Design thinking is not a new idea - it has actually a long history dating back to 60s, but has turned into a global mega-trend over the past few years. The term has gained a lot of attention in a wide range of contexts, and has been embraced by organisations of all stripes - big and small corporations, NGOs and governments alike.
Design Thinking Interest: 2005 - Present
With this rapid growth, criticism has also intensified. Bruce Nussbaum, who describes himself as one of design thinking’s biggest supporters, calls it a ‘failed experiment’. Others claim that design thinking has become a ‘buzz phrase’ that is hyped, over-used, and should be dismissed.
Design thinking has been declared dead.
Do We Really Need Design Thinking?
In a nutshell, design thinking is a user-centered way of problem solving that helps businesses (not necessarily working within the design industry) produce outstanding results. “Design thinking has become established as the way to build products, services and experiences with a focus on the people who use them. It’s the way that both startups and large corporations are fusing their work,” says Doug Powell, design principal at IBM. The design thinking process draws upon the logic and imagination of a designer, and encourages multi-disciplinary teams of designers, engineers, marketing, product managers, and many other to collaborate, and explore all possibilities how to reach a result that improves the lives of the users.
In fact, design thinking has produced thousands of success stories. It has helped non-design companies, both small and large, to start thinking in a new way and apply principles of design to foster innovation. Johnson & Johnson, P&G, GE, Uber, and IBM are only few examples of large companies that changed their mindsets and integrated design thinking throughout the entire business. They recognised the potential of design thinking, and found an alternative way to discover new opportunities, uncover issues and catalyse the process of solving problems. Using the mantra of IBM, design thinking helps them reach for ‘smarter teams, better ideas, and happier users’.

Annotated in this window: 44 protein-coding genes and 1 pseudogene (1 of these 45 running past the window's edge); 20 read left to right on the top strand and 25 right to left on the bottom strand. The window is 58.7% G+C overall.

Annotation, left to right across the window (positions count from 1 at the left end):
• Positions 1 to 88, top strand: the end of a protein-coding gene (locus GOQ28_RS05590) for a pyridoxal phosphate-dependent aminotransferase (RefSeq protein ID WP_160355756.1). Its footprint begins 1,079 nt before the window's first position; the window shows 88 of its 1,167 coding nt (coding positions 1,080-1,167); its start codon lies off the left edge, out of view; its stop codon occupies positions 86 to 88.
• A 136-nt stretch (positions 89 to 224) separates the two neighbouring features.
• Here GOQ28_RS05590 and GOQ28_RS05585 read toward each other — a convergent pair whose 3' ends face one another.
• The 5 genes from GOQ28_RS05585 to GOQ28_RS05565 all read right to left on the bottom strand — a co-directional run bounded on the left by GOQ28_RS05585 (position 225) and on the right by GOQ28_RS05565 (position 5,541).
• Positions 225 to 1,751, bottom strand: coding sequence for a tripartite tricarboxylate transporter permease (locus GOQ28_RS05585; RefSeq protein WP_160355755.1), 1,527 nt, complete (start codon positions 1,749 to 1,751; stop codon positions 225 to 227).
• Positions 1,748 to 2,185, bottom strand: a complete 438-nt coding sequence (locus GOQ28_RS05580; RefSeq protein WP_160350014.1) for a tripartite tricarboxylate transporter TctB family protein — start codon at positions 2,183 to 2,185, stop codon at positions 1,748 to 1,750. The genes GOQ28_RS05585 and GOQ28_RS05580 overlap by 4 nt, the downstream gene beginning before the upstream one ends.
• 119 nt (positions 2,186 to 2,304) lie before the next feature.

Everything’s Great, What’s the Problem?
If design thinking is delivering success then why are people claiming it should be dismissed or forgotten? The ‘death of design thinking’ lies less with the method itself than with the way it is being implemented.
Design thinking was established as a set of principles that guide how teams should focus more on the end users than on the product itself. However principles are hard to implement. As design thinking was being adopted at a large scale rules and procedures were drafted which enabled companies to track whether they were implementing the new way of working correctly. However, much of the original intent of the guiding principles was lost in this translation. Unfortunately when teams mechanically follow the process the results are not as good as intended.
In addition to the implementation issue there is also an expectation issue. Design thinking is widely celebrated as a ‘magic’ method, simply hire a UX designer and they will produce an innovative result to any situation. However, there is no such ‘magic’ one-size-fits-all solution and when the person, team or area fails, the blame falls and the framework rather than poor execution.
Back to Basics
The principles behind design thinking are still as relevant as they ever were. An approach of empathy with users is critical in ensuring product market fit for existing and future products. With the resurgence of industrial design and the Internet of Things, we are returning to an era of physical product development where the costs of production are higher than digital making the emphasis on customer needs even more relevant. Fundamentally, design thinking is a way of thinking - it is about understanding the needs of a customer and delivering the best product for that user. While the rigid framework is dead the principles will continue...
Design Thinking is dead, long live design thinking!
Design Thinking will be featured and discussed in more detail at UXDX in November. Learn from Doug Powell, Design Principal at IBM U.S., and Brian Stephens, CEO, Design Partners who will delve into why design thinking is useful for companies and how to implement it to your own business.